OK! Now that you've got your pattern tissue highlighted with your size, you can trace each piece off and carefully cut them out. Remember here to transfer ALL information and markings from the pattern tissue onto your tracings, especially:

  • Notches
  • Which pattern piece it is, ie. Bodice Side Front
  • How many to cut - shell or lining?
  • Fold lines and grainlines
  • Size & info on alterations made

georgia dress sewalong - by hand london

Woo hoo! Now that you've got your pattern pieces traced and cut out, all that's left to do before we get really stuck in is check - nay, double check! - that you have pre-washed your fabric. You do not want this baby shrinking in the wash!!

  • Elisalex de Castro Peake
  • AW 13-14dressGeorgia DressGeorgia Dress SewalongSewalong

Comments on this post ( 2 )

  • Feb 15, 2016

    Hi Vicky, sorry if that bit sounded confusing! It was just referring to pattern pieces that have had to be spread out a little in order for size line weights to be less of a tangle. If you’re grading out at the hip, you’ll want to carry that size down all the way to the hem. Just bear in mind that in order to avoid ending up with panels of different lengths, if the horizontal hemline sizes are spread out, trace the one of the size you started with (size 6 in your case). I hope this makes sense! ~Elisalex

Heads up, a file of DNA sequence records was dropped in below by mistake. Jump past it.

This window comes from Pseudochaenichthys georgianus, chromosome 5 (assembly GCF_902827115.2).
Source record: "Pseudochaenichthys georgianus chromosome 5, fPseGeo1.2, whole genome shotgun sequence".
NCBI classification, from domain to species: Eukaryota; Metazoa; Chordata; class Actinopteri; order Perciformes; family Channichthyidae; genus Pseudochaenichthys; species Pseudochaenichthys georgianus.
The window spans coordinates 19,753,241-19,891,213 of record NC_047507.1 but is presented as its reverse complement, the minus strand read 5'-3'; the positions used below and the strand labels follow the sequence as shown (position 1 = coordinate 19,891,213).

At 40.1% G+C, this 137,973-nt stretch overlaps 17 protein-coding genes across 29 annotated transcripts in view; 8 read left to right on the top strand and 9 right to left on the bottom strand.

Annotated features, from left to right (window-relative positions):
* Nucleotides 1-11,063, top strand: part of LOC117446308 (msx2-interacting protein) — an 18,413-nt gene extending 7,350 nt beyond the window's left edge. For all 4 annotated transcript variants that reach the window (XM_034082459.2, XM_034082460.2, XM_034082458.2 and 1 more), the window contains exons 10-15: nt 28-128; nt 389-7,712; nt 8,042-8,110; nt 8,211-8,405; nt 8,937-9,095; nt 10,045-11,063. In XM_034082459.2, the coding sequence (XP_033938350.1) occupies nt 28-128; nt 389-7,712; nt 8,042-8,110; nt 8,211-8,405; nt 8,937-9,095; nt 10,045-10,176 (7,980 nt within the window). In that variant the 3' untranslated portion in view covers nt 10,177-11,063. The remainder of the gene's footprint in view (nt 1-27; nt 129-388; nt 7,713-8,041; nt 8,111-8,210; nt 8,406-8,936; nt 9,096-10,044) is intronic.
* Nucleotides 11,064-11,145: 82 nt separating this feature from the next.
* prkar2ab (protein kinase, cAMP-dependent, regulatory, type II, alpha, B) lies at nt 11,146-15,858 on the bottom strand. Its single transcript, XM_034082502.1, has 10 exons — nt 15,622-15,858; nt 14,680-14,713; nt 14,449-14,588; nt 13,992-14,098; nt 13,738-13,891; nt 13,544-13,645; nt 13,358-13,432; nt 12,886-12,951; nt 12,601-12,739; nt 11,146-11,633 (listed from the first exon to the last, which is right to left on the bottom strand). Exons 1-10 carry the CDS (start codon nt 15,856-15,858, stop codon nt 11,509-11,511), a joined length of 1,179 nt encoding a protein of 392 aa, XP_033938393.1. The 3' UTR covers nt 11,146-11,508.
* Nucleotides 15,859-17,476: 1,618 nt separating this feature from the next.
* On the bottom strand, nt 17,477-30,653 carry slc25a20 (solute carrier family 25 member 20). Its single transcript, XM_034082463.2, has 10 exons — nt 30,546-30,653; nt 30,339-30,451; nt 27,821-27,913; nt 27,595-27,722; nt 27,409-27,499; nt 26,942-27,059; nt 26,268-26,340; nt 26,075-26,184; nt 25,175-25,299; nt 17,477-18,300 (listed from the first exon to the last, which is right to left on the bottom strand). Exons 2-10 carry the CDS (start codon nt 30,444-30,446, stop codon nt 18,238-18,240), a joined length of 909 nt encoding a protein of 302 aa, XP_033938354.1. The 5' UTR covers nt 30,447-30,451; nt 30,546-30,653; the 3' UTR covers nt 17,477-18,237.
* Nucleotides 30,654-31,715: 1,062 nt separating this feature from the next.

— Elisalex - By Hand London

  • Feb 14, 2016

    Hi there, I am highlighting my size on the pattern and am struggling to follow one of the above instructions (very much a beginner at this).

    It’s the below section of text I am struggling to understand. Is this basically saying that if I start with a size 6 underbust and taper out to a size 14 hip that I should taper back down to a size 6 at the hem? or should my hem be the same size as my hip?

    “This grading between the sizes technique is easy enough when the hem and underbust seams are on the same baseline and the sizes are simply graded outwards, but what about the skirt pieces that are spread out more on the pattern tissue, eg. the Skirt Centre Front? The process is pretty much the same, just make sure that you have highlighted the same size for the top and bottom (underbust and hemline) of the pattern piece, as all sizes are the same length (and by tracing off one size at the underbust and a different size at the hemline you’d end up with a skirt panel that was either too short or too long). Then you can apply the same technique for grading between sizes to the side seam line weights.”

    Thank you,
    Vicky

    — VICKY HARGREAVES